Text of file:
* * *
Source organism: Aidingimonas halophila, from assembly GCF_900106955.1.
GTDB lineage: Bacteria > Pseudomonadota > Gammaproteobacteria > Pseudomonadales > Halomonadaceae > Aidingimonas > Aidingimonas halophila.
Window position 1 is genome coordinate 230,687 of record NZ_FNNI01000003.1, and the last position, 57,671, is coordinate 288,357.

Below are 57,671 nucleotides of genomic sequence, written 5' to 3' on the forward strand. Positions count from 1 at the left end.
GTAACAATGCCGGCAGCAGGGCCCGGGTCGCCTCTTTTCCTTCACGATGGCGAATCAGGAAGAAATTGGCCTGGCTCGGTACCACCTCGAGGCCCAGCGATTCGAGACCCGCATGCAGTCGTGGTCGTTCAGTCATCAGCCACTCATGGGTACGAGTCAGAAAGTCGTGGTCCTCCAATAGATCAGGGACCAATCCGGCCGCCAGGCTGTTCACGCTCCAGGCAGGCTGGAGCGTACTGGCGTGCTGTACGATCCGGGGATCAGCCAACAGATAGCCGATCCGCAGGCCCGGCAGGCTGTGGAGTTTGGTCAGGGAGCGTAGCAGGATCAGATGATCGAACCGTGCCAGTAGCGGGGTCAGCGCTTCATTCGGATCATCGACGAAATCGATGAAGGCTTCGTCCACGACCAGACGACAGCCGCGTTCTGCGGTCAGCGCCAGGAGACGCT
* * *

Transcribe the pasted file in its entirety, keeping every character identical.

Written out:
Source organism: Aidingimonas halophila, from assembly GCF_900106955.1.
GTDB lineage: Bacteria > Pseudomonadota > Gammaproteobacteria > Pseudomonadales > Halomonadaceae > Aidingimonas > Aidingimonas halophila.
Window position 1 is genome coordinate 230,687 of record NZ_FNNI01000003.1, and the last position, 57,671, is coordinate 288,357.

Below are 57,671 nucleotides of genomic sequence, written 5' to 3' on the forward strand. Positions count from 1 at the left end.
GTAACAATGCCGGCAGCAGGGCCCGGGTCGCCTCTTTTCCTTCACGATGGCGAATCAGGAAGAAATTGGCCTGGCTCGGTACCACCTCGAGGCCCAGCGATTCGAGACCCGCATGCAGTCGTGGTCGTTCAGTCATCAGCCACTCATGGGTACGAGTCAGAAAGTCGTGGTCCTCCAATAGATCAGGGACCAATCCGGCCGCCAGGCTGTTCACGCTCCAGGCAGGCTGGAGCGTACTGGCGTGCTGTACGATCCGGGGATCAGCCAACAGATAGCCGATCCGCAGGCCCGGCAGGCTGTGGAGTTTGGTCAGGGAGCGTAGCAGGATCAGATGATCGAACCGTGCCAGTAGCGGGGTCAGCGCTTCATTCGGATCATCGACGAAATCGATGAAGGCTTCGTCCACGACCAGACGACAGCCGCGTTCTGCGGTCAGCGCCAGGAGACGCT